In two recent papers -- one aimed at historians of economics ["Philosophy and a Scientific Future of History of Economics"], the other aimed at economic historians ["Prophecy, Eclipses and Whole-Sale Markets: A Case Study on Why Data Driven Economic History Requires History of Economics, a Philosopher's Reflection"] - I argued that historical data can play a constitutive (and important) role in ongoing research.
In both papers I argued that historians can not merely supply crucial data for economic theorizing but also help improve theorizing. While I offered some clever suggestions from economics and its history (including an example from Babylonia!), some of my best evidence was derived from crucial episodes in history of astronomy (in which historical data and historical knowledge played a non-trivial role). I was a bit annoyed with myself for not finding an example from more 'relevant' and 'contemporary' economics.
Anyway, in a recent review of Thomas A. Stapleford, _The Cost of Living in America: A Political History of Economic Statistics, 1880-2000, Trevon Logan concluded his favorable review of Tom's very fine book [disclosure: Tom is editing one of my papers in an edited volume on Chicago economics] with a telling and informative annecdote: "About a year ago I was attending a seminar on the misuses of the Penn World Tables -- the large and well used panel dataset of country GDP and other macro indicators. The seminar speaker discussed the fact that revisions of the data changed the results of many well-cited and influential papers. These included studies of the effects of assassinations on growth, the relationship between volatility and growth, and civil conflict and growth. An elder statesman remarked that economists today do not pay much attention to issues such as the measurement of prices and inflation, and that we (as a profession) are worse for it. I agree. [...] Even more, all of our time series or panel estimates depend, critically, on getting the prices right -- applied microeconomists are not exempted."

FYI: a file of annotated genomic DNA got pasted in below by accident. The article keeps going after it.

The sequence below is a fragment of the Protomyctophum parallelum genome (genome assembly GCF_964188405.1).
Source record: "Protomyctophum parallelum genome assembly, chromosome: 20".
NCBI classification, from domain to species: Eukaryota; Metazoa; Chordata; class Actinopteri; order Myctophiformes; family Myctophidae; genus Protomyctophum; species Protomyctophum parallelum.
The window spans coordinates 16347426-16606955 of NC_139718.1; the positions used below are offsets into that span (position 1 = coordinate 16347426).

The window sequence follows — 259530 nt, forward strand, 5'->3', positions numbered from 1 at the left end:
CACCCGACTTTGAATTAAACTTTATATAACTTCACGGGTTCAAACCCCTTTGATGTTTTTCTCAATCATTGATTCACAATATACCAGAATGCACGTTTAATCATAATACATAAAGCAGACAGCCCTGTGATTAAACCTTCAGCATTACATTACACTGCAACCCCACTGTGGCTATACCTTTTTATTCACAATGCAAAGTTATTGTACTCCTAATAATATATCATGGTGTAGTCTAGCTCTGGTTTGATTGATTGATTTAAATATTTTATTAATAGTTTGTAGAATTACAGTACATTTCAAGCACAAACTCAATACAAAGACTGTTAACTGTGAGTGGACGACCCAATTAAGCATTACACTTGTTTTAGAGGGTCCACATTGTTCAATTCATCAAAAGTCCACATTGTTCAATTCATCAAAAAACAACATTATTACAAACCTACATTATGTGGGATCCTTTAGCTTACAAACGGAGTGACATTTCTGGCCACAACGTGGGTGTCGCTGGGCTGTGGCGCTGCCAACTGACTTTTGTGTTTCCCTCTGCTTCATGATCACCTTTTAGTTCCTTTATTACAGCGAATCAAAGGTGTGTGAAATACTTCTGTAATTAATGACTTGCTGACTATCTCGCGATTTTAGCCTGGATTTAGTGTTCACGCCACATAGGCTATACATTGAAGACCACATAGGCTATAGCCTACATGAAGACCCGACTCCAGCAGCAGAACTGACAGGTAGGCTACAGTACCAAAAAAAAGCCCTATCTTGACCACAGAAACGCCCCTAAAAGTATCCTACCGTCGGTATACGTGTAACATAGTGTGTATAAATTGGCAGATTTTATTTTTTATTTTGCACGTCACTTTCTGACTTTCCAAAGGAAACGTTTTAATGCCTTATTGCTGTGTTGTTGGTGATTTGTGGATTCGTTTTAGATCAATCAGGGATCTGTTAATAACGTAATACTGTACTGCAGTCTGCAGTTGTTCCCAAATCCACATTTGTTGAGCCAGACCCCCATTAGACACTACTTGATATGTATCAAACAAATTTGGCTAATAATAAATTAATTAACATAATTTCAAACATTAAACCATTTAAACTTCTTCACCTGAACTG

How cool is that?!
Anyway, it is to be hoped that Tom's book will help people make the case that in economics historians are more than worth keeping around. (Certainly, the financial crisis should have taught folk that having people around that know something of the past can be very useful.)